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Posted: 16 February 2012 12:49 PM   [ Ignore ]   [ # 8 ]
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Oh I see, I think my conception of intrinsic value was just wrong: http://en.wikipedia.org/wiki/Intrinsic_value_(ethics)

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Posted: 16 February 2012 12:54 PM   [ Ignore ]   [ # 9 ]
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domokato - 16 February 2012 12:49 PM

Oh I see, I think my conception of intrinsic value was just wrong: http://en.wikipedia.org/wiki/Intrinsic_value_(ethics)

OK, well, maybe. I just don’t see how the existence or nonexistence of God has any bearing on intrinsic value.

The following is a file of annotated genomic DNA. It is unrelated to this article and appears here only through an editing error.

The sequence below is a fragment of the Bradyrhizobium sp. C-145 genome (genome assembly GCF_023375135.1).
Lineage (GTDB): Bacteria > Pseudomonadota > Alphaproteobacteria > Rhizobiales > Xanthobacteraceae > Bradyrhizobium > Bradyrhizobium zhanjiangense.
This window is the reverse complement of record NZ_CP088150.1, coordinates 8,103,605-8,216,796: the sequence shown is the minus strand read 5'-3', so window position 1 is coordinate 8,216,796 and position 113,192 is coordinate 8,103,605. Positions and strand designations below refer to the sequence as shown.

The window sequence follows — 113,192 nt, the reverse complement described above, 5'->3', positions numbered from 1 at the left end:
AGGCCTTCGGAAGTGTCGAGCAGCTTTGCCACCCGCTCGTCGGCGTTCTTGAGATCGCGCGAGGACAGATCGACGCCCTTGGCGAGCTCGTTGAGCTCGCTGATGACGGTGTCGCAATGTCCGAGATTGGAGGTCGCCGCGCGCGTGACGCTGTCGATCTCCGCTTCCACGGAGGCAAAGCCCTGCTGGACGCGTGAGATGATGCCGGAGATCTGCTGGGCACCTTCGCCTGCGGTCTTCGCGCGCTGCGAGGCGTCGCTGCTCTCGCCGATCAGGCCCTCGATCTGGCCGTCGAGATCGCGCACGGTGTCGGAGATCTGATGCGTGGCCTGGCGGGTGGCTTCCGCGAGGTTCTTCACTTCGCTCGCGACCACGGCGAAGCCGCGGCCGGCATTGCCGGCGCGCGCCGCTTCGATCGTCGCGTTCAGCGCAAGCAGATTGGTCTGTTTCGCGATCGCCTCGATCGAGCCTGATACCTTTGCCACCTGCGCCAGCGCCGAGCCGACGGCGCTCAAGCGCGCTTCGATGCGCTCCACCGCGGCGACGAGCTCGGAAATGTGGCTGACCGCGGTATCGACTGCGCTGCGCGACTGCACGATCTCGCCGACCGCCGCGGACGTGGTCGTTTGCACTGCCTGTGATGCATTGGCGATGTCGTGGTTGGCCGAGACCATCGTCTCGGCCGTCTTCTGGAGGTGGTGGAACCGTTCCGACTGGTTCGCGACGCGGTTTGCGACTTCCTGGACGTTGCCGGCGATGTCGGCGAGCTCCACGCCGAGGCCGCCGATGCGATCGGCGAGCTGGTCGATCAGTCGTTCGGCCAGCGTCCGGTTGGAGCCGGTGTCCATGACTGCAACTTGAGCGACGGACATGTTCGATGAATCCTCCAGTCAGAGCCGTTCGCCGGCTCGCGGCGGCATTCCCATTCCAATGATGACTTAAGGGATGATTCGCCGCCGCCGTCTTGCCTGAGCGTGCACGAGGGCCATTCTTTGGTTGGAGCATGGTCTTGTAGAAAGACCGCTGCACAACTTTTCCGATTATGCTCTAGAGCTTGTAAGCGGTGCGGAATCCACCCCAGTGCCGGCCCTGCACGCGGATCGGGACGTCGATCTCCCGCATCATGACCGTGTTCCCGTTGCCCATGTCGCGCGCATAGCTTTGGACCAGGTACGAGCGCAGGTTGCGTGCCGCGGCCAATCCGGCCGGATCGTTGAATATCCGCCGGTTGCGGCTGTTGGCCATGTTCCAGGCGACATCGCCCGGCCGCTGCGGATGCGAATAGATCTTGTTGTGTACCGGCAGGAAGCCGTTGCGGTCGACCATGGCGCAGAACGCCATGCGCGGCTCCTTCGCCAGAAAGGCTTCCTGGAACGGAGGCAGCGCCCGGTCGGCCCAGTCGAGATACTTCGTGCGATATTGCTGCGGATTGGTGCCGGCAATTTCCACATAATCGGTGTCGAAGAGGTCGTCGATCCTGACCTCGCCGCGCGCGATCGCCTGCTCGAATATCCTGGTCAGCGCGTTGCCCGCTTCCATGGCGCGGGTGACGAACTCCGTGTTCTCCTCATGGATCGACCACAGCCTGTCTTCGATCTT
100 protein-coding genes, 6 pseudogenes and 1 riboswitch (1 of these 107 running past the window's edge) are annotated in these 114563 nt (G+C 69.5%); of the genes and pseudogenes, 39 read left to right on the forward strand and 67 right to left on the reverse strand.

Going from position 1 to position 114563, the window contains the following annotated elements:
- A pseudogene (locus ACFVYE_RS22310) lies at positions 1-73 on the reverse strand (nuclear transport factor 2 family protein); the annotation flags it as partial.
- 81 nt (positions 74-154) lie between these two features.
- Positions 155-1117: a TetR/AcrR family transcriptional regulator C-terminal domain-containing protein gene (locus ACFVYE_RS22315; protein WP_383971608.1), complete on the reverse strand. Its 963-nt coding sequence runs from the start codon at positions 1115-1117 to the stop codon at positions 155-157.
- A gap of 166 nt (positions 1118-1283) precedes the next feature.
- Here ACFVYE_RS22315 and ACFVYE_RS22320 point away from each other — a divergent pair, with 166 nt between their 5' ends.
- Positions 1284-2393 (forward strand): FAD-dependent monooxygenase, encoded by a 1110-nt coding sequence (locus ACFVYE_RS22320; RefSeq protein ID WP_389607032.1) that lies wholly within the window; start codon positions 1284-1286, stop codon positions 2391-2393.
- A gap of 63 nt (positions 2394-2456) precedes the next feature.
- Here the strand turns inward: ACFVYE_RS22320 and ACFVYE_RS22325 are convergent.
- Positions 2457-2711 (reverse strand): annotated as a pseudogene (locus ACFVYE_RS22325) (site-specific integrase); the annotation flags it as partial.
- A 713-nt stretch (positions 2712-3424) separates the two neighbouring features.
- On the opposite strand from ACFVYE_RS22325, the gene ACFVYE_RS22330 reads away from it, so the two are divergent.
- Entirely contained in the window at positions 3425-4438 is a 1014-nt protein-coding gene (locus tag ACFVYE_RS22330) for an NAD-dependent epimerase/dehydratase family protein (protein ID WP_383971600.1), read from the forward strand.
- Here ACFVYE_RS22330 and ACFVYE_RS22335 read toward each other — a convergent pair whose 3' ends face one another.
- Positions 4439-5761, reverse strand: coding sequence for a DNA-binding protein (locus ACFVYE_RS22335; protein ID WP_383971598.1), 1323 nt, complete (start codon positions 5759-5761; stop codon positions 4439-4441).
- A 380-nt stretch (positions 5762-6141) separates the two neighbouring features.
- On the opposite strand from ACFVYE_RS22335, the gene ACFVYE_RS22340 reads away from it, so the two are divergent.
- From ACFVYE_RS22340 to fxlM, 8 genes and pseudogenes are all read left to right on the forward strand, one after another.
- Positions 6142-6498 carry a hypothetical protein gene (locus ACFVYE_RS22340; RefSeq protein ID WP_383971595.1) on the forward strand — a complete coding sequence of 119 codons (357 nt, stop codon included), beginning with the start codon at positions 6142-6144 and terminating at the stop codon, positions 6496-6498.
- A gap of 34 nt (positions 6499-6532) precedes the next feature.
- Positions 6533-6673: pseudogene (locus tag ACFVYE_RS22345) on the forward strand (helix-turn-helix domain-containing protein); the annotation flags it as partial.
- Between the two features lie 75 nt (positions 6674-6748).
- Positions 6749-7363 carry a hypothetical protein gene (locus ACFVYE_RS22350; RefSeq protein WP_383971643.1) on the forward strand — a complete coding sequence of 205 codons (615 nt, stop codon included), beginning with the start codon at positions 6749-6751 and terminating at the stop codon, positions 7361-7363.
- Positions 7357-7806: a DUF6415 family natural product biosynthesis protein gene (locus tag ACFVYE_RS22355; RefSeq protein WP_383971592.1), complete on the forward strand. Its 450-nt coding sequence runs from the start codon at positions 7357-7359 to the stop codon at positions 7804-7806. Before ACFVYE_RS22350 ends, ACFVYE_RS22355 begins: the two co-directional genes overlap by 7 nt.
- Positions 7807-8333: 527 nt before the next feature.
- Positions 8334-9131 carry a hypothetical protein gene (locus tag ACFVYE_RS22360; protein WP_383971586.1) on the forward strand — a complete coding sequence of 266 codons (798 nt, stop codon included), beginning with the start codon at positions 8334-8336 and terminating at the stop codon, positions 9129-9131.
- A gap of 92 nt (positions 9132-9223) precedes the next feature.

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Posted: 16 February 2012 03:39 PM   [ Ignore ]   [ # 10 ]
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OTOH can we say that all things have an intrinsic potential, which may or may not become expressed in reality?

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Posted: 16 February 2012 08:58 PM   [ Ignore ]   [ # 11 ]